Wednesday, August 8, 2012

Lakeshore and Leslie aka L&L - Toronto's Largest Motorcycle Meet

Lakeshore and Leslie, aka L&L, is Toronto's largest motorcycle meet. Bikers from all over converge in the joint parking lot of Tim Horton's and Price Chopper in the Leslieville region of Toronto every Thursday. Hundreds of motorcycles will roll in and out anywhere between 7pm to after midnight. Some stay for the length of time it takes to drink a coffee while others will stay for a few hours. Being a bike night, attendance is of course somewhat dictated by the weather. Don't expect to see more than a few die hard regulars on a rainy evening.
A lineup of sportbikes by the Price Chopper
This meet had humble a beginning when it started 2006 by Kevin and Mike (thebronze and cagedcbr from ). There were no designs to make it the biggest meet in Toronto. They just wanted a place to hang out and have coffee. And apparently they wanted the option to buy fresh produce and lunch meat.
Ghostrider's motorcycle?
The thing I like about this meet is you'll never know what you'll see or who you'll meet for the first time! I've seen a boa constrictor, a dog that travels on a motorcycle, Ural sidecar, slammed and souped up scooters, a Suzuki Hayabusa with a built-in vibrator, bikes from the 70's and more! You'll see the whole spectrum of the motorcycle community from cruisers to sportbikes and customs to scooters. You'll see the accompanied range of people from all walks of life too. All are welcome here. I've met motorcycle builders, computer nerds, nurses, artists and many more types of people. But what you do or where you come from doesn't matter -- our love of motorcycles is what brings us together.

Marta, Raf and Reenie share Ighor's boa constrictor
Fiona's Ural sidecar rig with passenger Shaun
(more after the jump)

Another hint this meet is hugely popular is you can check-in on the social media apps foursquare and facebook.  This meet was starting to get so large the property owner hired security guards on May 24th of this year as the sheer number of bikes made it difficult (and possibly too intimidating) for customers at the Price Chopper to park and shop. See the YouMotorcycle blog for a letter he received from the property owner  . Contrary to one what one might think about motorcycle culture (or perhaps it's a Canadian politeness thing), there haven't been any rowdiness problems that I've heard of. Security is just there to redirect the motorcycles from parking in front of the Price Chopper store until 10pm when they close.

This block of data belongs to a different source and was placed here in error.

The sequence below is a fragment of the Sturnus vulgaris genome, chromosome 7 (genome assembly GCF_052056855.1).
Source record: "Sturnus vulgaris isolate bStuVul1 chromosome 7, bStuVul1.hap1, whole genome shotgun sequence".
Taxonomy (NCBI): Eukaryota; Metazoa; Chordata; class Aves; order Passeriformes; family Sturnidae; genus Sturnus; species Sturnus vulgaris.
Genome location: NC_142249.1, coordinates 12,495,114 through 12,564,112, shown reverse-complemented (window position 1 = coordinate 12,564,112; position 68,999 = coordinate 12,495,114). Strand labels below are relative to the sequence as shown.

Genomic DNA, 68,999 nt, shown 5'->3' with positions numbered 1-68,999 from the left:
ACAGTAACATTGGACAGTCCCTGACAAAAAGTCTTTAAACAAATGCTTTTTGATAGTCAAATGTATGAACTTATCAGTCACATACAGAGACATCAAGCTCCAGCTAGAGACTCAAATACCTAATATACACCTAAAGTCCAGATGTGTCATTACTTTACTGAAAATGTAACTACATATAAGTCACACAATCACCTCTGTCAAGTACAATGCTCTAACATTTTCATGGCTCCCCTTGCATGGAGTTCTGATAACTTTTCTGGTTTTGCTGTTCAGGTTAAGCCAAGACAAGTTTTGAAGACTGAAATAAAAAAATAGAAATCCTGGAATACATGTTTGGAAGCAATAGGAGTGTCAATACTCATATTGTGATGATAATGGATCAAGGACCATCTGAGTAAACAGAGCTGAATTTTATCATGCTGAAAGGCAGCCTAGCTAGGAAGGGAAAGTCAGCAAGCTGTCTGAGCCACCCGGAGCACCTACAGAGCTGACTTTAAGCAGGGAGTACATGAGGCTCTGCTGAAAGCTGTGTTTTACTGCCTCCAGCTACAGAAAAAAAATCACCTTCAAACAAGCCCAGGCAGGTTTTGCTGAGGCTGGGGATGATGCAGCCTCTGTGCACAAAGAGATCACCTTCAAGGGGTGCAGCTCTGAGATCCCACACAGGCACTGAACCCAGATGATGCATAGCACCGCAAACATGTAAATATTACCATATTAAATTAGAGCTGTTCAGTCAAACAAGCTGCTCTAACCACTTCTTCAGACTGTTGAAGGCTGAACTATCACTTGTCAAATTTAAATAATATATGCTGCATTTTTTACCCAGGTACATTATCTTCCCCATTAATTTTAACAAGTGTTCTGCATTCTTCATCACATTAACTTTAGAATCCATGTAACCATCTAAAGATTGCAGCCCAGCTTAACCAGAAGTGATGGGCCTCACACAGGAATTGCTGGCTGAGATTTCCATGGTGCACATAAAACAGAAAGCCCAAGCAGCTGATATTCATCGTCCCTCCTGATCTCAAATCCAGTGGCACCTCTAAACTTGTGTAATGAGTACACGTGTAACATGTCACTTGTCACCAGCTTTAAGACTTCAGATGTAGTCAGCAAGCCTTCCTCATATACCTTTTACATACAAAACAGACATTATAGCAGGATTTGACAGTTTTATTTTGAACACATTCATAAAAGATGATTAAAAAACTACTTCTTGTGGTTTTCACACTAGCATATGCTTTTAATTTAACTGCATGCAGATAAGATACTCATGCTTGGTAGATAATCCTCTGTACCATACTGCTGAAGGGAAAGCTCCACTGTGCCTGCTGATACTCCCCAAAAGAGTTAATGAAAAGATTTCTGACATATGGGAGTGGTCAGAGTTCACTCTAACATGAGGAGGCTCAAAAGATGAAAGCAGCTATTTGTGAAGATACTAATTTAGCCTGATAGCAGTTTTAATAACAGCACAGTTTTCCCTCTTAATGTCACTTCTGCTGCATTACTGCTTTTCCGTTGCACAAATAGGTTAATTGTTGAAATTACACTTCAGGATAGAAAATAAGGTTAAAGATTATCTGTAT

Slammed and modded scooters.

Larry aka "Chewie" -- one of the interesting characters I've met.
I like to just walk around with my camera and if I see something interesting I'll ask the owner if I can take a photo. Then we'll get to chatting about the bike, riding and whatever else. It's a great way to meet new and interesting people.  I always say I meet some of the most interesting people I never would've had the privilege of knowing if not for motorcycling. Having a big camera has benefits too as people sometimes ask if I can take photos for them.

Margot and the boys
Su still loves her Aprilia RS125 even without all it's clothes on
I use my Nikon D7000 with 35mm f/1.8 camera. I love the low light sensitivity of this camera at ISO 1600 and 3200 and at f/1.8 I get both a beautifully shallow depth of field and a fast enough shutter speed for hand held shots.

Passing the Wendy's drive thru
Josie and Melissa asked for their photo to be taken.
So the next time you'd like to see some interesting motorcycles or people, just head down to L&L, grab yourself a double-double from Timmie's and enjoy your free admission to a weekly motorcycle show.

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